Vertebral Column and Spinal Cord Anatomy Demonstration

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Vertebral Column and Spinal Cord Anatomy Demonstration
2015-01-14 08:25:42
Vertebral column anatomy

Vet Med - Module 8
Show Answers:

  1. What does the vertebral foramen for part of when the vertebrae are aligned into the vertebral column?
    The vertebral canal
  2. What attaches to the cranial and caudal endplates in life?
    Annulosus fibrosis of intervertebral discs
  3. What is the function of the dorsal and transverse spinous processes?
    To increase the surface are of the vertebra to provide sites for muscle and ligament attachment
  4. What is the function of articular facets?
    They allow vertebrae to articulate with the vertebrae cranial and caudal to them, forming synovial joints between vertebrae.  This forms the vertebral column.
  5. What structure is located in the intervertebral disc space and what is/are its function/s?
    The intervertebral disc - provides shock absorption and holds vertebral bodies together
  6. What structure passes through the intervertebral foramen in life and in which species might this knowledge be of clinical use?
    • Spinal nerves.
    • Cows and sheep - performance of paravertebral anaesthesia to allow a lateral flank incision for operations such as cesarian sections.
  7. What is the nature of movement that is possible at the joints between C1 and the skull, and C2 and C2?  What is the functional significance of this arrangement?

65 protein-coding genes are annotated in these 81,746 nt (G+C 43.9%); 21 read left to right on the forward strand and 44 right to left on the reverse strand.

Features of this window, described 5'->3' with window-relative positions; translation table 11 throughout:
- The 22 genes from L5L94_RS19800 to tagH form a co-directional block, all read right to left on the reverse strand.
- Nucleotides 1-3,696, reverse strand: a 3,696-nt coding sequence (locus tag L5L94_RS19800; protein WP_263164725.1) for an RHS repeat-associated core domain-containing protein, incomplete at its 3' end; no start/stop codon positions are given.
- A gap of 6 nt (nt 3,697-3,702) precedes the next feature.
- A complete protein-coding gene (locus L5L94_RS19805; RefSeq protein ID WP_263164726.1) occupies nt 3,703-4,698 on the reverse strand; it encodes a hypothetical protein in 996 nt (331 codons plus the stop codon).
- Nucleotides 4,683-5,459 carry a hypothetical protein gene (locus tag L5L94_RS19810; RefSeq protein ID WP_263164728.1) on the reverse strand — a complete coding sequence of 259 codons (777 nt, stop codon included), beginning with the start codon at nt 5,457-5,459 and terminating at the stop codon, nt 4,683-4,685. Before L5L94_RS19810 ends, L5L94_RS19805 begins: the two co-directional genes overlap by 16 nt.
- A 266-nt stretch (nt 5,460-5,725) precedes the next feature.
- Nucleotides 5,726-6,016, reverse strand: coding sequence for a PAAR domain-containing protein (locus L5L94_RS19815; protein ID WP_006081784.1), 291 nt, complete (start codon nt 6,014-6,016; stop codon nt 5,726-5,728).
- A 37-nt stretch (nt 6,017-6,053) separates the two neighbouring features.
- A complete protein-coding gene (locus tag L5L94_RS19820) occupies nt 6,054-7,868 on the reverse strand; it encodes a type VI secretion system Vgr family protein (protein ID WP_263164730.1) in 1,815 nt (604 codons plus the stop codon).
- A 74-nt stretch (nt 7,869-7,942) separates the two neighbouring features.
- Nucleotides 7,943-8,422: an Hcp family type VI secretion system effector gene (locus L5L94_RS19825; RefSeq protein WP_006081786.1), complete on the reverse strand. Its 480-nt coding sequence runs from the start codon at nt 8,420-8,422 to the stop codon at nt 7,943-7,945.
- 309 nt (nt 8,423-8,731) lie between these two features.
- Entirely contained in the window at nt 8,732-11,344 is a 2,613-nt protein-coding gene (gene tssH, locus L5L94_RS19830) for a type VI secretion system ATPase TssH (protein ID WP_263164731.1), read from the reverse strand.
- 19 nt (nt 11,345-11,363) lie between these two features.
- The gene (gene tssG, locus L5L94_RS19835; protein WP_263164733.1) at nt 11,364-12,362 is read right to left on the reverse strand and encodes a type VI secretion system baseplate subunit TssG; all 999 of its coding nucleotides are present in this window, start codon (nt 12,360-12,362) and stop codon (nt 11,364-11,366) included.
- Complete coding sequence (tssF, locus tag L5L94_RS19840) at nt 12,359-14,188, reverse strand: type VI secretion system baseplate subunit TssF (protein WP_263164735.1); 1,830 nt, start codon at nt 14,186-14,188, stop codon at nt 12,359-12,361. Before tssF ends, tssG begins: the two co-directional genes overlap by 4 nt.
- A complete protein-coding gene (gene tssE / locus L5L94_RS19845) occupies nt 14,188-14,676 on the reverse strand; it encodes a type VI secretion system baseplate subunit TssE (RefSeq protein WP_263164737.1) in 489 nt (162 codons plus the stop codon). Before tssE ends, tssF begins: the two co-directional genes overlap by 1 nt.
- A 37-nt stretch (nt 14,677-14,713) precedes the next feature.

• C1 and skull - dorsal and ventral movement i.e. 'yes' joint
    • C1 and C2 - lateral rotation ie 'no' joint
    • Allows wide range of motion between skill and vertebral column but spread this over a relatively large area so the spinal cord is not damaged
  8. Why do the rest of the cervical vertebrae have short dorsal and transverse spinous processes?
    To allow a large range of movement
  9. Why do the thoracic vertebrae have long dorsal spinous processes and absent transverse ones?
    • Long dorsal spinous processes - muscle attachment for forelimb and epaxial muscles
    • Absent transverse spinous processes - allows articulation with ribs
  10. Why do the lumbar vertebrae have long transverse processes?
    To provide the origin for abdominal wall muscles and therefore support for the weight of abdominal contents
  11. Why are the sacral vertebrae fused?
    For efficient transfer of propulsive forces from the hindlimb to the vertebral column via the sacroiliac joint
  12. Which areas of the vertebral column are associated with most movement and therefore most prone to damage?
    Cervical and lumbar, especially the antlanto-occipital joint, thoracolumbar and lumbosacral junctions
  13. Why is it useful clinically to be able to palpate the transverse processes of C1, dorsal spinous process of C2 and the lumber dorsal spinous processes?
    As these are areas where you would sample CSF and are injection sites for contrast medium for a myelogram
  14. What is the vertebral formula for the cow, pig, horse, dog and cat?
    • Cow = C7 T13 L6 S5 Cd variable
    • Pig = C7 T14-16 L6-7 S4 Cd variable
    • Horse = C7 T18 L6 S5 Cd variable 
    • Dog and cat = C7 T13 L7 S3 Cd variable
  15. What is the functional significance to humans of the horse having a longer thoracic region than other species?
    It allows us to ride them